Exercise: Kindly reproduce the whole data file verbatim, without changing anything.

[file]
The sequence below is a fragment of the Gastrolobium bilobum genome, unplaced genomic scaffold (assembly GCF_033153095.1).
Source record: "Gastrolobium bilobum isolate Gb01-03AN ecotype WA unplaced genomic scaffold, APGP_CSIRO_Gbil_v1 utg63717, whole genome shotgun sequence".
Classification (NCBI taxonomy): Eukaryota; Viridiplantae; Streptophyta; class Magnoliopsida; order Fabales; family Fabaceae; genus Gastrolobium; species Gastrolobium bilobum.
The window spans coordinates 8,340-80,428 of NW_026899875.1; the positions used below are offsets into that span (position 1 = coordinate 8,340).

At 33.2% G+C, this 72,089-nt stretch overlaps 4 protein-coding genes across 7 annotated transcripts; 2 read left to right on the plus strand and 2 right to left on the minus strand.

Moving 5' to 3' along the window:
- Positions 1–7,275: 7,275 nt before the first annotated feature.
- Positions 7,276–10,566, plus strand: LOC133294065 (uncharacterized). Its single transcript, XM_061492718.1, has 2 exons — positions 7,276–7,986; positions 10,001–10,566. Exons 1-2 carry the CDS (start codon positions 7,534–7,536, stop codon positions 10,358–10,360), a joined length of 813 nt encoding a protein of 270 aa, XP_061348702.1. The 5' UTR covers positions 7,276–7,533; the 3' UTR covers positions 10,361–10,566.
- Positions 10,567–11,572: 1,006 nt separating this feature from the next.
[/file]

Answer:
The sequence below is a fragment of the Gastrolobium bilobum genome, unplaced genomic scaffold (assembly GCF_033153095.1).
Source record: "Gastrolobium bilobum isolate Gb01-03AN ecotype WA unplaced genomic scaffold, APGP_CSIRO_Gbil_v1 utg63717, whole genome shotgun sequence".
Classification (NCBI taxonomy): Eukaryota; Viridiplantae; Streptophyta; class Magnoliopsida; order Fabales; family Fabaceae; genus Gastrolobium; species Gastrolobium bilobum.
The window spans coordinates 8,340-80,428 of NW_026899875.1; the positions used below are offsets into that span (position 1 = coordinate 8,340).

At 33.2% G+C, this 72,089-nt stretch overlaps 4 protein-coding genes across 7 annotated transcripts; 2 read left to right on the plus strand and 2 right to left on the minus strand.

Moving 5' to 3' along the window:
- Positions 1–7,275: 7,275 nt before the first annotated feature.
- Positions 7,276–10,566, plus strand: LOC133294065 (uncharacterized). Its single transcript, XM_061492718.1, has 2 exons — positions 7,276–7,986; positions 10,001–10,566. Exons 1-2 carry the CDS (start codon positions 7,534–7,536, stop codon positions 10,358–10,360), a joined length of 813 nt encoding a protein of 270 aa, XP_061348702.1. The 5' UTR covers positions 7,276–7,533; the 3' UTR covers positions 10,361–10,566.
- Positions 10,567–11,572: 1,006 nt separating this feature from the next.